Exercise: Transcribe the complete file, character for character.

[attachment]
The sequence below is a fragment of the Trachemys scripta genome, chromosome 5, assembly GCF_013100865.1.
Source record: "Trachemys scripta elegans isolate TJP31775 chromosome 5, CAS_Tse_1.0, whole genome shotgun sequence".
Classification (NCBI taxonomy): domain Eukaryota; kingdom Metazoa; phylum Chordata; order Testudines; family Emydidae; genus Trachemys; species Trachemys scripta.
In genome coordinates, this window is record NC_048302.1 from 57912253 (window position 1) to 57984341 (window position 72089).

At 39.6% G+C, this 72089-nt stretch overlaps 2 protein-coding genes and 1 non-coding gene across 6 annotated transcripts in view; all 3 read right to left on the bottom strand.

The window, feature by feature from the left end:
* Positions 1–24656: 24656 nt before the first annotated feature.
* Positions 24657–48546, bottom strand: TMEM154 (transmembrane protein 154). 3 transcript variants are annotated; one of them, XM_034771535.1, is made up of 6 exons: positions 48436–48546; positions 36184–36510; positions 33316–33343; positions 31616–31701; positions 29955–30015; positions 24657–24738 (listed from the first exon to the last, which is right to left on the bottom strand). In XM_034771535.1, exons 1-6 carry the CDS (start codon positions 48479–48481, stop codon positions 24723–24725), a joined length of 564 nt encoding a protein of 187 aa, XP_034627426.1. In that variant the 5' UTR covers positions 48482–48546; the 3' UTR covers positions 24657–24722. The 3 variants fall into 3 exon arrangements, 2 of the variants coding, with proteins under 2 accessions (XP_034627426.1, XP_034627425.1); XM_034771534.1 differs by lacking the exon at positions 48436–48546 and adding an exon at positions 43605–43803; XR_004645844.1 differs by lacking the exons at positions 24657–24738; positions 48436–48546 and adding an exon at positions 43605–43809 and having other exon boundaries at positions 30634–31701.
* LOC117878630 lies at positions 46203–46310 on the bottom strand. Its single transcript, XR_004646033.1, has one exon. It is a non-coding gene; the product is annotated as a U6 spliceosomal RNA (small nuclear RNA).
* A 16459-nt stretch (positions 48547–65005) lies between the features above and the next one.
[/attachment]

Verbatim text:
The sequence below is a fragment of the Trachemys scripta genome, chromosome 5, assembly GCF_013100865.1.
Source record: "Trachemys scripta elegans isolate TJP31775 chromosome 5, CAS_Tse_1.0, whole genome shotgun sequence".
Classification (NCBI taxonomy): domain Eukaryota; kingdom Metazoa; phylum Chordata; order Testudines; family Emydidae; genus Trachemys; species Trachemys scripta.
In genome coordinates, this window is record NC_048302.1 from 57912253 (window position 1) to 57984341 (window position 72089).

At 39.6% G+C, this 72089-nt stretch overlaps 2 protein-coding genes and 1 non-coding gene across 6 annotated transcripts in view; all 3 read right to left on the bottom strand.

The window, feature by feature from the left end:
* Positions 1–24656: 24656 nt before the first annotated feature.
* Positions 24657–48546, bottom strand: TMEM154 (transmembrane protein 154). 3 transcript variants are annotated; one of them, XM_034771535.1, is made up of 6 exons: positions 48436–48546; positions 36184–36510; positions 33316–33343; positions 31616–31701; positions 29955–30015; positions 24657–24738 (listed from the first exon to the last, which is right to left on the bottom strand). In XM_034771535.1, exons 1-6 carry the CDS (start codon positions 48479–48481, stop codon positions 24723–24725), a joined length of 564 nt encoding a protein of 187 aa, XP_034627426.1. In that variant the 5' UTR covers positions 48482–48546; the 3' UTR covers positions 24657–24722. The 3 variants fall into 3 exon arrangements, 2 of the variants coding, with proteins under 2 accessions (XP_034627426.1, XP_034627425.1); XM_034771534.1 differs by lacking the exon at positions 48436–48546 and adding an exon at positions 43605–43803; XR_004645844.1 differs by lacking the exons at positions 24657–24738; positions 48436–48546 and adding an exon at positions 43605–43809 and having other exon boundaries at positions 30634–31701.
* LOC117878630 lies at positions 46203–46310 on the bottom strand. Its single transcript, XR_004646033.1, has one exon. It is a non-coding gene; the product is annotated as a U6 spliceosomal RNA (small nuclear RNA).
* A 16459-nt stretch (positions 48547–65005) lies between the features above and the next one.